For each number in position i once we compute F[i] we will store the position of the previous number in the sequence, so that it is possible to restore the whole sequence if needed for the final answer.

Here is pseudocode showing this idea:

# S holds the numbers, it's length is L
# P holds the index of the previous number

F[1] = 1
P[1] = -1
best_index = 1

for i = 2 to L
  F[i] = 1
  P[i] = -1
  for j = 1 to i-1
    if S[j] < S[i] and F[j] + 1 > F[i]
      F[i] = F[j] + 1
      P[i] = j
      if F[best_index] < F[i]
        best_index = i

answer = []
index = best_index
while index != -1
  index = P[index]

print answer.reversed

As you can see this solution is quadratic in terms of the number of elements in the input sequence. Given that in some test cases there may be up to 2,000,000 numbers, such time complexity may not be good enough to compute the answer in time.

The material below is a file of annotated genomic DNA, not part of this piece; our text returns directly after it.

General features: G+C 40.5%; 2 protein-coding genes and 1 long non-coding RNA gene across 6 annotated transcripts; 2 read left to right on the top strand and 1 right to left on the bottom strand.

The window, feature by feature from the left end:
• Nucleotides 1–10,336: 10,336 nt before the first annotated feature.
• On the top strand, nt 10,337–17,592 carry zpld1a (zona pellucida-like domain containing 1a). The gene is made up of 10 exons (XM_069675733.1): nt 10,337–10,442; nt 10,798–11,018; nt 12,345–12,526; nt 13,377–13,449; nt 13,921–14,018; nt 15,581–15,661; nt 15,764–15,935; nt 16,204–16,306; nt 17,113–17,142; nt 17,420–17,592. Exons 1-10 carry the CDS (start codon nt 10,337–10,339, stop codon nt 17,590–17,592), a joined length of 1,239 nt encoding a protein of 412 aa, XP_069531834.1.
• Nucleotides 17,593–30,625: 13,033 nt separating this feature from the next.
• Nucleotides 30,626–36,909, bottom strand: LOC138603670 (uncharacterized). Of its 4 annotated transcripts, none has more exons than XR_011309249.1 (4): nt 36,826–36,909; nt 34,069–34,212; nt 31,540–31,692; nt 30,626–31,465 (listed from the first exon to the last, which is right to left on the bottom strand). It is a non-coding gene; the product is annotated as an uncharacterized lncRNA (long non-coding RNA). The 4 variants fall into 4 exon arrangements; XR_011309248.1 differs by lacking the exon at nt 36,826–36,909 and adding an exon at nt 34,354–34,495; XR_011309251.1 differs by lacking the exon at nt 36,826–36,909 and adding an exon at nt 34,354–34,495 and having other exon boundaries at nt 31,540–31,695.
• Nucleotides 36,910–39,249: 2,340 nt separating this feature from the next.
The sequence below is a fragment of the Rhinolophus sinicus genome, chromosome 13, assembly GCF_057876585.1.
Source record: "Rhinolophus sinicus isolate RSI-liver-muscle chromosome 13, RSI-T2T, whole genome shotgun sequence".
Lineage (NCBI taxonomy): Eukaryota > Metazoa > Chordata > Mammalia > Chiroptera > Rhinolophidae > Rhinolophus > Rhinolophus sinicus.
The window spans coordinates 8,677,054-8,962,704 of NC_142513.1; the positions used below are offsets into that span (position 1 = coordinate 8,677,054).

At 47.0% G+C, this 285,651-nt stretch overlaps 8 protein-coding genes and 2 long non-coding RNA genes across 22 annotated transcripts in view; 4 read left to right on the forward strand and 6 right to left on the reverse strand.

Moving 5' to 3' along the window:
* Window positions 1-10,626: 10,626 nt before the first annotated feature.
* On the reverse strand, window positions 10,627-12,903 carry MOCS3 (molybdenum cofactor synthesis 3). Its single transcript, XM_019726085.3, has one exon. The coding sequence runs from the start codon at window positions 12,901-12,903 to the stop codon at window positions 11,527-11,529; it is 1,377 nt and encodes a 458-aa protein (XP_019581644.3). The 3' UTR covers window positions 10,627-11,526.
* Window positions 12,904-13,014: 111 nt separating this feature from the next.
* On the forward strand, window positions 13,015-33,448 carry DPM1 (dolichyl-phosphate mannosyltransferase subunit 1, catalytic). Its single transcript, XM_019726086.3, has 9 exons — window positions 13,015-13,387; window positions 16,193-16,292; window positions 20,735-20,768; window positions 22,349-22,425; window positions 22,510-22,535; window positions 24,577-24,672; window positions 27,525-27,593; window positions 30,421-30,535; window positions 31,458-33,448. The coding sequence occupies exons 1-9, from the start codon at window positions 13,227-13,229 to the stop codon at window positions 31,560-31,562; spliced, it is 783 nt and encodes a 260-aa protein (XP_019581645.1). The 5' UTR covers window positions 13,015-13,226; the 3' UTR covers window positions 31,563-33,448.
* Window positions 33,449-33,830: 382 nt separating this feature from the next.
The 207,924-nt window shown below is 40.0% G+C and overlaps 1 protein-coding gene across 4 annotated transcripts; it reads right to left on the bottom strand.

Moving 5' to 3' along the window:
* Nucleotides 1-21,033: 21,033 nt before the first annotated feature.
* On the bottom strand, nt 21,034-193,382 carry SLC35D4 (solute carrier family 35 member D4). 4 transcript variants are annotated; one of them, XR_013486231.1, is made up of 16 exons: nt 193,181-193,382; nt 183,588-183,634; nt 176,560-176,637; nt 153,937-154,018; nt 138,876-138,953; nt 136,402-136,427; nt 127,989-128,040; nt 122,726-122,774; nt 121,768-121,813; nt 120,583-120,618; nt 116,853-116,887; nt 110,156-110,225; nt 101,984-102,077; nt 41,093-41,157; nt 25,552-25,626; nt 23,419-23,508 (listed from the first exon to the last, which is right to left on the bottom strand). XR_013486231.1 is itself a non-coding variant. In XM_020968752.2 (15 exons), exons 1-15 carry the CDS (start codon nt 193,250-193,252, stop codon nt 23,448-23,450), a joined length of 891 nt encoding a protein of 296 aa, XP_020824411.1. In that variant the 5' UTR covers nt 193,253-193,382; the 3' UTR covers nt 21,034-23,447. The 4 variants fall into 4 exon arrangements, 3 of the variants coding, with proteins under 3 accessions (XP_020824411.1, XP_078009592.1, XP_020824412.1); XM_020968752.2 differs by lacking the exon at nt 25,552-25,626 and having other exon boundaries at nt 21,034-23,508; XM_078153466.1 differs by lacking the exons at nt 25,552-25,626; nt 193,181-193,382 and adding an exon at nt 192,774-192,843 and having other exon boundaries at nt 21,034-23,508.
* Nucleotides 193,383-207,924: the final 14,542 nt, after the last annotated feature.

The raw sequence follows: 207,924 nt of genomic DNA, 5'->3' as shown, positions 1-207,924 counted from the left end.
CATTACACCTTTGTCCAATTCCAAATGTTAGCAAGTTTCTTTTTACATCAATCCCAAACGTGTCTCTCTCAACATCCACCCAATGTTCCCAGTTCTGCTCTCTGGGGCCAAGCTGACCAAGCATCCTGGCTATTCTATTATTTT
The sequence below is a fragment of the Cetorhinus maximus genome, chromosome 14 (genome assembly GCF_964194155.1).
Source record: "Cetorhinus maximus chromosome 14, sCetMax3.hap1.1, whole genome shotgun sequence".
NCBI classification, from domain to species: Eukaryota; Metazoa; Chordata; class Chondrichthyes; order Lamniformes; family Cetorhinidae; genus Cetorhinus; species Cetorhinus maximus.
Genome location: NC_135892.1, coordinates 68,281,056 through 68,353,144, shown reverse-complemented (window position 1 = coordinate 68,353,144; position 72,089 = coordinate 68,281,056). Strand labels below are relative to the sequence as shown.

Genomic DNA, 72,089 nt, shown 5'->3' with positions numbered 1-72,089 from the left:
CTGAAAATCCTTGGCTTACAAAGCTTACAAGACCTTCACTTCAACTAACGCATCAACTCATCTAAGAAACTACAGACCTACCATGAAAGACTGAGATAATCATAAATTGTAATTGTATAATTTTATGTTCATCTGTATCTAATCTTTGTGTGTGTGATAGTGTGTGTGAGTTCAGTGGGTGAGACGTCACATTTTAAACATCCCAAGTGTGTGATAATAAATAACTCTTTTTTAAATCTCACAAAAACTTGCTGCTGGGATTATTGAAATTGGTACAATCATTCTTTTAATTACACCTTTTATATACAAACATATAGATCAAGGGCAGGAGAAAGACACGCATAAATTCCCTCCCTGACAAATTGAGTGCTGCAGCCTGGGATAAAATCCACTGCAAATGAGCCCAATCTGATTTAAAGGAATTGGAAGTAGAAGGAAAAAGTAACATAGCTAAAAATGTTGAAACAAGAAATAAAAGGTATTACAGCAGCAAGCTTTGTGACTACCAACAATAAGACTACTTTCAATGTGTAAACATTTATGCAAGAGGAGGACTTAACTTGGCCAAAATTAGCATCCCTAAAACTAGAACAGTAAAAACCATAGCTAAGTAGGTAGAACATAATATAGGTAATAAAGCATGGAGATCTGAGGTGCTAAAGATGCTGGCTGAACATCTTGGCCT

At an interview it may be ok to code this slower solution, it depends on what the interviewer’s goal is. If the constraints given as low enough, you may be ok with coding this solution but you probably first need to check with the interviewer if that is good enough.

Faster solution - O(NlogN)

As mentioned above there is another faster solution to this problem, again using dynamic programming but also taking advantage of one interesting observation.

We again process the numbers in the sequence S going from left to right - S[1], S[2], etc. After processing each element the algorithm will maintain two arrays of values:

  • M which holds in M[i] the index of the smallest number from S, where there is an increasing subsequence with length i ending with the number S[M[i]].
  • P which holds in P[j] the index of the predecessor to the number S[j] in the longest increasing subsequence ending in S[j].

Given these two arrays, we can observe that the numbers referenced in M will always be in increasing order. For each new number from S that we process, we should check if there is a value in M that can be replaced with the new number. This would mean that we have found a smaller number to be the last number in a subsequence with a given length.